There is an amazing exhibition on at the Round Tower until Saturday 11 February showing the final work of design students from Tekstilformidlere. Such beautiful and thought-provoking design. As its only on for the next few days you will need to be quick or simply enjoy the photos below.
For some months we have been walking past a potential new cafe in Sydhavn, close to the station (come out of the station and walk towards the big crossroads). The type of place it was going to be was shrouded in window covers with not even a little gap for nosey people like me to peer into. One day I saw a man unlocking the door and although I picked up the pace to see what was inside the door was already closed by the time I got there. So on Monday morning as we walked out of the station in the early morning dark, there it was open with a man handing out delicious samples of tiny croissants. At last!
After dropping my son at school, I headed back to try out South Harbour Cafe. I have been saying for the last year and a half that we need a coffee shop here but I had no idea my wishes would be answered by something so amazing.
The cafe is owned by a local woman, Jamila, whose family are originally from Morocco, so much of the food and drink in here is inspired by that. They serve the most amazing fresh mint Moroccan tea, there is a soup of the day (only 39dkk), traditional pancakes (savoury and sweet), couscous salad and some outstanding savoury pastries called pastilla (I think) filled with meat flavoured with delicate spices. Of course there is the usual coffee menu, juices and bread rolls with cheese. All very affordable.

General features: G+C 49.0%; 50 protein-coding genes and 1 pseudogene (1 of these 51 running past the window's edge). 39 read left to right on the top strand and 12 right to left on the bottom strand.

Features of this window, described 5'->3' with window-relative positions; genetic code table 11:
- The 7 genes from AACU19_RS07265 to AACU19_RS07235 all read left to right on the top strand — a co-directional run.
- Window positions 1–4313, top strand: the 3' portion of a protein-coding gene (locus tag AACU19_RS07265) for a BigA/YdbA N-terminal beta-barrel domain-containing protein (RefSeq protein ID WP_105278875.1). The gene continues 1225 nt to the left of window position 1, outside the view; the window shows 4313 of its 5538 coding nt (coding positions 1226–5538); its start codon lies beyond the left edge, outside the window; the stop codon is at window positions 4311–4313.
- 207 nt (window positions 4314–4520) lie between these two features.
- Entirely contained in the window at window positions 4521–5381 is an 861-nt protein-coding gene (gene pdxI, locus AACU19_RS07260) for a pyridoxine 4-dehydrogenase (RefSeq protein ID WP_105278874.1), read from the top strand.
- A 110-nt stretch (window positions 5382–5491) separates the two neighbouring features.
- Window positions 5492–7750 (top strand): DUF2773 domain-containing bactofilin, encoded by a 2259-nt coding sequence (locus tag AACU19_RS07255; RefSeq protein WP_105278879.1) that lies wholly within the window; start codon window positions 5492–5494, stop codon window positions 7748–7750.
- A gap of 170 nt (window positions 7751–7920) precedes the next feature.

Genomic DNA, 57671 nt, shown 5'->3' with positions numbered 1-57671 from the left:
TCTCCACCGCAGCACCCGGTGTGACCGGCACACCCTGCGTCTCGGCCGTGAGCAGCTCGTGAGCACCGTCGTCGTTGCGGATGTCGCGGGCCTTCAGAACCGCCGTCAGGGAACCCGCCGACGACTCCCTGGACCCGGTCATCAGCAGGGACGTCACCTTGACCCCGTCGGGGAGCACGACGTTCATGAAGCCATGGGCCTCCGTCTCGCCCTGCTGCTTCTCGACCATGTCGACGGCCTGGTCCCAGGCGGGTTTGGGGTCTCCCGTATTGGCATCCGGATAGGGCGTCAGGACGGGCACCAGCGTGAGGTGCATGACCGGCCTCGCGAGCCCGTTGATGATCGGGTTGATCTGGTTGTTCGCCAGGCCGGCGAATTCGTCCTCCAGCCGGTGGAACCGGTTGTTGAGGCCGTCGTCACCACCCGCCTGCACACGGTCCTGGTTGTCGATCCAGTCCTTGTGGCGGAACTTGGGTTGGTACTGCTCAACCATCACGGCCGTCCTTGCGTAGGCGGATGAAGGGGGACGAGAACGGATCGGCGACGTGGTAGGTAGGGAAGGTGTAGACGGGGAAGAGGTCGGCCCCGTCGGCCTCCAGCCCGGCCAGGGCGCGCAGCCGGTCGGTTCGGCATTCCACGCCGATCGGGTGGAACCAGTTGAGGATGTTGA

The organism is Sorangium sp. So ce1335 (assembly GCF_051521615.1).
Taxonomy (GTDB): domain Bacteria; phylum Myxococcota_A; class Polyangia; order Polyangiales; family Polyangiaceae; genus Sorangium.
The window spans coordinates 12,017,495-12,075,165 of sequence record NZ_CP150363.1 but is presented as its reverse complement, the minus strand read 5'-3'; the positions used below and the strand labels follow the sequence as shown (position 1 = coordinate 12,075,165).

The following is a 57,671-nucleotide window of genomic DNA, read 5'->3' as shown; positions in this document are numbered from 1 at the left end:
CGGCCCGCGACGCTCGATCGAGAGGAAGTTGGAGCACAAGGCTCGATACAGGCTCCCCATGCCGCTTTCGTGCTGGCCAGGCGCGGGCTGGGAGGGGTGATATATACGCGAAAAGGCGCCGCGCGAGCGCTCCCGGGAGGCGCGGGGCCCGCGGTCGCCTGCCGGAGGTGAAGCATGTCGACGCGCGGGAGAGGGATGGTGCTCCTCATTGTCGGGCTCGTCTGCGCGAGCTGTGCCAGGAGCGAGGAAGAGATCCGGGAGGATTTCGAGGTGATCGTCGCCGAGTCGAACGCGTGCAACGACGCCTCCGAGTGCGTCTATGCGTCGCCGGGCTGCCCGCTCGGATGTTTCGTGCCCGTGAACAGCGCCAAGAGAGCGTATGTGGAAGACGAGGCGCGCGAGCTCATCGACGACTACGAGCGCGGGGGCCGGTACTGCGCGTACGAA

But what about the hygge factor? Well it is there in spades with a couple of hyggekrog, candles, and board games (my son and I sat for about an hour with our tea and a chess board, with two twenty-something girls next to us playing backgammon and then crocheting).
It is also the attention to detail I love. Jamila’s husband fitted the place out and it is just lovely. On a practical point of view they made sure there were plenty of plug sockets for laptop users and hooks under the high tables for coats and bags. The local history society helped them out with old photos of the place when it was a bakery and other wonderful shots of trams on the streets nearby. You must check out the table tops near the front door and the inspiration quotes in the bathroom.